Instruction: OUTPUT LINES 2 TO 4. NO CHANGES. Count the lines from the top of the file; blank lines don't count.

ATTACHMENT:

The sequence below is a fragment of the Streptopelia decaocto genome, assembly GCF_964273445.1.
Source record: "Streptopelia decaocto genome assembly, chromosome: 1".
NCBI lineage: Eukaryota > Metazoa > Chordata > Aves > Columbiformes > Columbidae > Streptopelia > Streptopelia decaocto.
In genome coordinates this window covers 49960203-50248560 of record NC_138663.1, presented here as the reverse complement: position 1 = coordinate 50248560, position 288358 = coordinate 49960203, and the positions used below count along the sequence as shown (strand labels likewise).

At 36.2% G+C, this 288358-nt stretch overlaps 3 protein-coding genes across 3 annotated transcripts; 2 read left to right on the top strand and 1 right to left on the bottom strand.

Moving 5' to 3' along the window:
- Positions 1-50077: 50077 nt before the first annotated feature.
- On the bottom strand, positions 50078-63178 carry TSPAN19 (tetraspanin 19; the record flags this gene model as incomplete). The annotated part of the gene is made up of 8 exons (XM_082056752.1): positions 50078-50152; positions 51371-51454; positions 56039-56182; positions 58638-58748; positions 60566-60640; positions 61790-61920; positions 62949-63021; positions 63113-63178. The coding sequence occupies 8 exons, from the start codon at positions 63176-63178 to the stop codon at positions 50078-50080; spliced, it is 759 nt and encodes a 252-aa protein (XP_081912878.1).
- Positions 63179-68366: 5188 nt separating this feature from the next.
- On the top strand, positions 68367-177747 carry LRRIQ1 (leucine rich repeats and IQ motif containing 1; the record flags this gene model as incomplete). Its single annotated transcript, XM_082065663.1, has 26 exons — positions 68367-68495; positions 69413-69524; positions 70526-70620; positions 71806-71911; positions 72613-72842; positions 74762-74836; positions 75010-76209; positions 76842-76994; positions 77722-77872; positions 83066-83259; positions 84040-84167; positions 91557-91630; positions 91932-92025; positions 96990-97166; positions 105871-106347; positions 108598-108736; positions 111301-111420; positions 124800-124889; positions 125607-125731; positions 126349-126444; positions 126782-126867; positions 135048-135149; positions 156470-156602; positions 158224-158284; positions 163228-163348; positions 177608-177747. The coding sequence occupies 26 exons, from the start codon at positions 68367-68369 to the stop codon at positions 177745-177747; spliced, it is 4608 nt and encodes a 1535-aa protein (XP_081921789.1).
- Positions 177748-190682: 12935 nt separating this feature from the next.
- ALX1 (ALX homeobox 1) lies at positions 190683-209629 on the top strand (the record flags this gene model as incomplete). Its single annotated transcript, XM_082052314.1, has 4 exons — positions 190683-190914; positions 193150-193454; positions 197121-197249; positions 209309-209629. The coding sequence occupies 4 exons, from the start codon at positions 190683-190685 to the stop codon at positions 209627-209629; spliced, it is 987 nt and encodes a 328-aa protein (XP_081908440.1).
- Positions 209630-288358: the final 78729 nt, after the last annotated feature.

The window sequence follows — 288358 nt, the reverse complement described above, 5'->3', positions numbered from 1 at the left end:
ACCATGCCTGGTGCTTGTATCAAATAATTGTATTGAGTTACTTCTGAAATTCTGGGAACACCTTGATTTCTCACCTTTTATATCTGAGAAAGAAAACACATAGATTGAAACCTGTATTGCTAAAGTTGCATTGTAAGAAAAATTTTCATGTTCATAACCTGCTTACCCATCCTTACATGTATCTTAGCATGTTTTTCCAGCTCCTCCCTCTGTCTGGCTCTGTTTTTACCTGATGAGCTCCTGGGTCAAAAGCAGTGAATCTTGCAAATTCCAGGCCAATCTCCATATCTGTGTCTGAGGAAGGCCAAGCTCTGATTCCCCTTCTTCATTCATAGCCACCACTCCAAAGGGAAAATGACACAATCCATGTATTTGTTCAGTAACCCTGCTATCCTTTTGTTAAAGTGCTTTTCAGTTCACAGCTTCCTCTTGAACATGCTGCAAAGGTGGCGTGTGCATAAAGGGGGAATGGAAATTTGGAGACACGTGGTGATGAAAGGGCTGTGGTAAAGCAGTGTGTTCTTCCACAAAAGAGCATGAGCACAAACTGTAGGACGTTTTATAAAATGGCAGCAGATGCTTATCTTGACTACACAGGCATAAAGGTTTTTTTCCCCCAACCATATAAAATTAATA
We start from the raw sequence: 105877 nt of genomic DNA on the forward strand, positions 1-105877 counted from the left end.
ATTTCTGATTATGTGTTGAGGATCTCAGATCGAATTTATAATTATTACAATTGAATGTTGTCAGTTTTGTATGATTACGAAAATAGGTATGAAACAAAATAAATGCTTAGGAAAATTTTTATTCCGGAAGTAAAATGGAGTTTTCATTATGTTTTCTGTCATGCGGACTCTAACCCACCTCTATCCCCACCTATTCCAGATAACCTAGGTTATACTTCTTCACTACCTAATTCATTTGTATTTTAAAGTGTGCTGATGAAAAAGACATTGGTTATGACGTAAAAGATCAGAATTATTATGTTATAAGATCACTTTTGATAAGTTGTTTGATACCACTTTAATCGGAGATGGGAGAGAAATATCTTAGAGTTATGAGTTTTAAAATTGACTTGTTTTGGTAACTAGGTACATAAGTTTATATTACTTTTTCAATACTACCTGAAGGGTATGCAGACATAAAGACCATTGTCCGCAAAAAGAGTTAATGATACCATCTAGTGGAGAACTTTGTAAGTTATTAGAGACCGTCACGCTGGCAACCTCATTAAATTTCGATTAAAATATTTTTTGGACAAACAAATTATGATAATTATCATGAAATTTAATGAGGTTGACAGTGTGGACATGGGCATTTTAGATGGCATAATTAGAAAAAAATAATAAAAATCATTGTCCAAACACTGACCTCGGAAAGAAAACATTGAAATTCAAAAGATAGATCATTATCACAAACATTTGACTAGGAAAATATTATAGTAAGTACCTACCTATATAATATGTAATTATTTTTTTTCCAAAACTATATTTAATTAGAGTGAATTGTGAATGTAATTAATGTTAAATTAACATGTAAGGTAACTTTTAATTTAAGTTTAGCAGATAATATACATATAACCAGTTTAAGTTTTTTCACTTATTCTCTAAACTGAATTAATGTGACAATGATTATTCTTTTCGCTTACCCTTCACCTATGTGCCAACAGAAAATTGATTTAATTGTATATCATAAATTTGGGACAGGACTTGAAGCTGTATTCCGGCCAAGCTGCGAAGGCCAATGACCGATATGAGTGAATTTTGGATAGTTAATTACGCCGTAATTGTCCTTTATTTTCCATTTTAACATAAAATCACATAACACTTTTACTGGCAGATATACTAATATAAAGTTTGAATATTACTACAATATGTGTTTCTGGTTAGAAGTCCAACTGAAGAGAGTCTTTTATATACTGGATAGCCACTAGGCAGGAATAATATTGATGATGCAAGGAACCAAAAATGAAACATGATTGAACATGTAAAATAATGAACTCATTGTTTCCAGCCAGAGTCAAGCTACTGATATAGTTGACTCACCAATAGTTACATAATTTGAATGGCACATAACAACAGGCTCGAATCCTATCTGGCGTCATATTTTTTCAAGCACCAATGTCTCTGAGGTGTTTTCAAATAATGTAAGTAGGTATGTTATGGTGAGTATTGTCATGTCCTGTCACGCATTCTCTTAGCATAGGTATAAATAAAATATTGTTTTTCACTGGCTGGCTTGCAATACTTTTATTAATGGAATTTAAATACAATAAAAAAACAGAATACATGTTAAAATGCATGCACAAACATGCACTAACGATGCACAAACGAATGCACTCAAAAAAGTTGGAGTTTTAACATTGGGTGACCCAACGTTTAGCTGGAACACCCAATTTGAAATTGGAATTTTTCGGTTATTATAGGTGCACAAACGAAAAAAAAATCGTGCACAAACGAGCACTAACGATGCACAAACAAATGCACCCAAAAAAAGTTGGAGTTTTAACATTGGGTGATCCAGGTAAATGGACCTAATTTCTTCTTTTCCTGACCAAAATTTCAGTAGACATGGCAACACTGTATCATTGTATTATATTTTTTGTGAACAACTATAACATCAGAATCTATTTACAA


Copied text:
Source record: "Streptopelia decaocto genome assembly, chromosome: 1".
NCBI lineage: Eukaryota > Metazoa > Chordata > Aves > Columbiformes > Columbidae > Streptopelia > Streptopelia decaocto.
In genome coordinates this window covers 49960203-50248560 of record NC_138663.1, presented here as the reverse complement: position 1 = coordinate 50248560, position 288358 = coordinate 49960203, and the positions used below count along the sequence as shown (strand labels likewise).